Although World of Tanks has recently undergone a major overhaul and we are testing with the HD client, it is still very well optimized for older hardware. For example, the GTX 960 was good for 55 fps on average and that's a very playable achievement in this title. If you still want more power, the GTX 1660 can help you with a good performance increase of 91%.
The GTX 960 also has just enough grunts to play Far Cry New Dawn at 1080p using the highest quality preset. Quite impressive and really speaks for how well this title is optimized.
However, if you want to keep the frame rate well above 60 fps at any time, the 98% performance increase for the GTX 1660 is very welcome.
When it comes to power consumption, we see how impressive the Turing-based GTX 1660 is in terms of efficiency. Although the GTX 960 often offers twice as much power as the GTX 960, the total system load increased by only 16% and reached 262 watts. Even by today's standards, the GTX 960 is not terrible and you will get away with a very modest power supply.
Put everything together
Four years later, we saw how the GTX 960 behaves in modern 1080p titles using the quality settings chosen. It's not great, but it's also about what you can expect from a mid-range graphics card that can no doubt be serviced unless you need top graphics fidelity.
The GTX 960 was sold for $ 200 for the 2GB models, and between $ 40 and $ 50 more for the 4GB version we tested today. If you're using a 2GB model, the performance increase will be even greater than it is today.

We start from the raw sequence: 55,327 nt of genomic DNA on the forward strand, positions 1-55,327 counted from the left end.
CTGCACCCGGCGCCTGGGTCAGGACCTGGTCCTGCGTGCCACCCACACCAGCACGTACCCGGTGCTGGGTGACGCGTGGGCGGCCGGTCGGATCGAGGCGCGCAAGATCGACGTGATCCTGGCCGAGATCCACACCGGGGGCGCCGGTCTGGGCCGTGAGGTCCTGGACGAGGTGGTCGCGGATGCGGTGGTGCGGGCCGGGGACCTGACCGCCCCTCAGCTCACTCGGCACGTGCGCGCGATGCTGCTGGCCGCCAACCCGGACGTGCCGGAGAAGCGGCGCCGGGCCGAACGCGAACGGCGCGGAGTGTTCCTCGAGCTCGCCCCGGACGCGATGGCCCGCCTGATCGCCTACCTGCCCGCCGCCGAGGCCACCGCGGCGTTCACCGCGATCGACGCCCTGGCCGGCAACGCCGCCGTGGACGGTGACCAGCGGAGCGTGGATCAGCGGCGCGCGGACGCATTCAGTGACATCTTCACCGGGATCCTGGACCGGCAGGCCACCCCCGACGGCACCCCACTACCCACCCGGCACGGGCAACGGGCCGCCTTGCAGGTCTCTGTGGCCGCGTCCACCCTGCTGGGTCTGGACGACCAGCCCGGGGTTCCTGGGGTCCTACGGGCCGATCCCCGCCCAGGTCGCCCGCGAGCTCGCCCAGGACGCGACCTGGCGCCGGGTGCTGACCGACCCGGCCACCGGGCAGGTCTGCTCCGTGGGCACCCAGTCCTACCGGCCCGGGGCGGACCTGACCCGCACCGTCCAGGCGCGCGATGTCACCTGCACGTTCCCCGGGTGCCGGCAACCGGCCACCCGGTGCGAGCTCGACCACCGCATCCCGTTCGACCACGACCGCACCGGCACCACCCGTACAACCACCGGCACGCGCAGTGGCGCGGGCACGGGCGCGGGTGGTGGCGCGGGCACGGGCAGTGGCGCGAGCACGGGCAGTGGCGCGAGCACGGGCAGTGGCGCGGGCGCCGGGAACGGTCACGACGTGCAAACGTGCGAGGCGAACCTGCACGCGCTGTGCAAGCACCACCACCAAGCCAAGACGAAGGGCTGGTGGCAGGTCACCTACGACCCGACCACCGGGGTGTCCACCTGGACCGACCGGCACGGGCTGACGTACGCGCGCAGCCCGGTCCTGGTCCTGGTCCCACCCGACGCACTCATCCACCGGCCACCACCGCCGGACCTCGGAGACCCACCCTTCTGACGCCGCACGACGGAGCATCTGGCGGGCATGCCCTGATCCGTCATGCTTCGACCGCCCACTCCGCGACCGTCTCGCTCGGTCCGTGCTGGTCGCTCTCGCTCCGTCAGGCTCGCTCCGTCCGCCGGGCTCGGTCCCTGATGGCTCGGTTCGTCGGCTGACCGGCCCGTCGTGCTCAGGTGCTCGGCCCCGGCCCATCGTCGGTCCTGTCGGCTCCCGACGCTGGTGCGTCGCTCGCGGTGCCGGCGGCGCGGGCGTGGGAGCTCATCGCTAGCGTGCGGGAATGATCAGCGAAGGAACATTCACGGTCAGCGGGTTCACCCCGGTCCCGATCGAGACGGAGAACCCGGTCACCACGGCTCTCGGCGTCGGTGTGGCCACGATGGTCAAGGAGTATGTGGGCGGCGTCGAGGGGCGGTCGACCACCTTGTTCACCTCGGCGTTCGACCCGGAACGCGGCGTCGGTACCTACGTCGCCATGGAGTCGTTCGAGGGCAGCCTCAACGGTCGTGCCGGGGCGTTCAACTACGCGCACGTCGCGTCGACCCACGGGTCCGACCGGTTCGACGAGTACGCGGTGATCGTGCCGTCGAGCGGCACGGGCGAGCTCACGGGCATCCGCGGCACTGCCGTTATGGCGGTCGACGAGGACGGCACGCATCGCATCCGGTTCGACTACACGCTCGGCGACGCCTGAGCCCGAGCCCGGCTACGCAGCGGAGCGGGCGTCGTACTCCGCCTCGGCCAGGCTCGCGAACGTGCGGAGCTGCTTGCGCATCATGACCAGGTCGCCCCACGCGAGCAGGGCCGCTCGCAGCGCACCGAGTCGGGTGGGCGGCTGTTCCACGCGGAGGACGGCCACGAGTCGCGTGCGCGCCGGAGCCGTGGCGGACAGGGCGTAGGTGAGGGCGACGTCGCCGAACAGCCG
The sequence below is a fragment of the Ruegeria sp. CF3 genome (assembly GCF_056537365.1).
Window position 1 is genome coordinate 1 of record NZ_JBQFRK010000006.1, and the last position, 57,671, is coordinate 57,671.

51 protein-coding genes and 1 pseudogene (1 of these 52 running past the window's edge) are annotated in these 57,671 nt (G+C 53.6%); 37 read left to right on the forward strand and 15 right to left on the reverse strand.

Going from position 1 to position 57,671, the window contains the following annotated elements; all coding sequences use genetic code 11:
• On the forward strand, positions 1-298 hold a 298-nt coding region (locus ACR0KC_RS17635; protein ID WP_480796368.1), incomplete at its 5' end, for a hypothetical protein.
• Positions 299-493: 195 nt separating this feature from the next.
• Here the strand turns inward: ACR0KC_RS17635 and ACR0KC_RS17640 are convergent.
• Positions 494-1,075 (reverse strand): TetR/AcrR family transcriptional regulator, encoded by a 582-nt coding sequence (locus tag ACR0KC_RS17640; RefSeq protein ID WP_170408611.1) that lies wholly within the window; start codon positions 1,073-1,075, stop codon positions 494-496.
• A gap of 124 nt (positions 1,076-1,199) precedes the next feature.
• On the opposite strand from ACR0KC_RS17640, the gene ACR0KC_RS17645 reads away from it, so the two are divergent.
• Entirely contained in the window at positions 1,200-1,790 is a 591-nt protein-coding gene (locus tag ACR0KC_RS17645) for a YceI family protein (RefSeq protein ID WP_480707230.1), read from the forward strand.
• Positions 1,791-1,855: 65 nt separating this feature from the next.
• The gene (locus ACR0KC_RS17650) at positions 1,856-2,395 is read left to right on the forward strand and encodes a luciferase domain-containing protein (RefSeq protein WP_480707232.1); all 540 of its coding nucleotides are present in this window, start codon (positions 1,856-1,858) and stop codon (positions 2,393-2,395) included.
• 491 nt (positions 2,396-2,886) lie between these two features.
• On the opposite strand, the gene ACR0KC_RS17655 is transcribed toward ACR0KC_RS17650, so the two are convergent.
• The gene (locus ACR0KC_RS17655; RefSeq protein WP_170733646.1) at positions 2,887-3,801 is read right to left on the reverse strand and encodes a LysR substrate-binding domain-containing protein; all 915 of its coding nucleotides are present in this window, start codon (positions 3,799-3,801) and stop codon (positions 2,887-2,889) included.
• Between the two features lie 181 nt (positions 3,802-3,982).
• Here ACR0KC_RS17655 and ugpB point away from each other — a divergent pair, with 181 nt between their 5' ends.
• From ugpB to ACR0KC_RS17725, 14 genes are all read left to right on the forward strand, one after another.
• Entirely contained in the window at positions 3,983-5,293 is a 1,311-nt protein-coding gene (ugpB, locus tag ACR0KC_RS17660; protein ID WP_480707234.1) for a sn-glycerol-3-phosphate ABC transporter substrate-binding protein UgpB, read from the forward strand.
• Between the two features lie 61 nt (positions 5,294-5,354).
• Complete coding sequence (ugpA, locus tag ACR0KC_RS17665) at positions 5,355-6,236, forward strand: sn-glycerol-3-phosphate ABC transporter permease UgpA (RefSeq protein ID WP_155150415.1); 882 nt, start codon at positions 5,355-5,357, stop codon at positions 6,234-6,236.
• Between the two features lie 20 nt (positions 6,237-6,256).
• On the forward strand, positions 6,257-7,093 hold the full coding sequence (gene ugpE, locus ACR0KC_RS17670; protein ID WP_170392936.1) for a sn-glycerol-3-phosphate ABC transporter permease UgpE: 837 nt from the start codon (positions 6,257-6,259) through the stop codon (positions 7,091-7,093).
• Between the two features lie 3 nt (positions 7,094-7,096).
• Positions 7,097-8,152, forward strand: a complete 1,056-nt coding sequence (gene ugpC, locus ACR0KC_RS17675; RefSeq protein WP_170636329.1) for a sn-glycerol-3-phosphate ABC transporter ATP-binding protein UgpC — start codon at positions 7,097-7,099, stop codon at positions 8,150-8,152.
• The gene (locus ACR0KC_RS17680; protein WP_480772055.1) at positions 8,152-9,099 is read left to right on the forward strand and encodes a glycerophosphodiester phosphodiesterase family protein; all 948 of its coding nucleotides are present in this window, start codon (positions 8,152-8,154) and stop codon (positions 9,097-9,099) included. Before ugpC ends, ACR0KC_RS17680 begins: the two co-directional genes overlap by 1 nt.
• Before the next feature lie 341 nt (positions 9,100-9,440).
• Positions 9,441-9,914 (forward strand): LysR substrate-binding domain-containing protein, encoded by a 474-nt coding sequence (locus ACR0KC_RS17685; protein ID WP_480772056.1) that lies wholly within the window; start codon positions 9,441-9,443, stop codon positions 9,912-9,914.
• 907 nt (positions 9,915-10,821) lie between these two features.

Based on the 13 games we just watched, the GTX 1660 is about twice as fast as the GTX 960. At 1080p, we expect an average performance increase of 117%. This is huge and means that Nvidia was just right.
Granted, the GeForce GTX 1660 costs ~ $ 280 today, but that's not inappropriate in today's market and has actually adjusted other GPUs below or above it accordingly. The cheaper Radeon RX 580 8GB currently costs $ 190 and is roughly on par with the GTX 1660 in terms of cost per frame if you want the ultimate value for money.
This means that GTX 960 owners have had a somewhat similar value option in the RX 580 for some time, which makes the GTX 1660 a little less exciting. Still, there are a number of solid upgrade options for those who still use a GTX 960 or similar performance. You can check out our last 33 game review with mainstream GPUs here. If you use a GTX 980 instead, we visited it again a few weeks ago.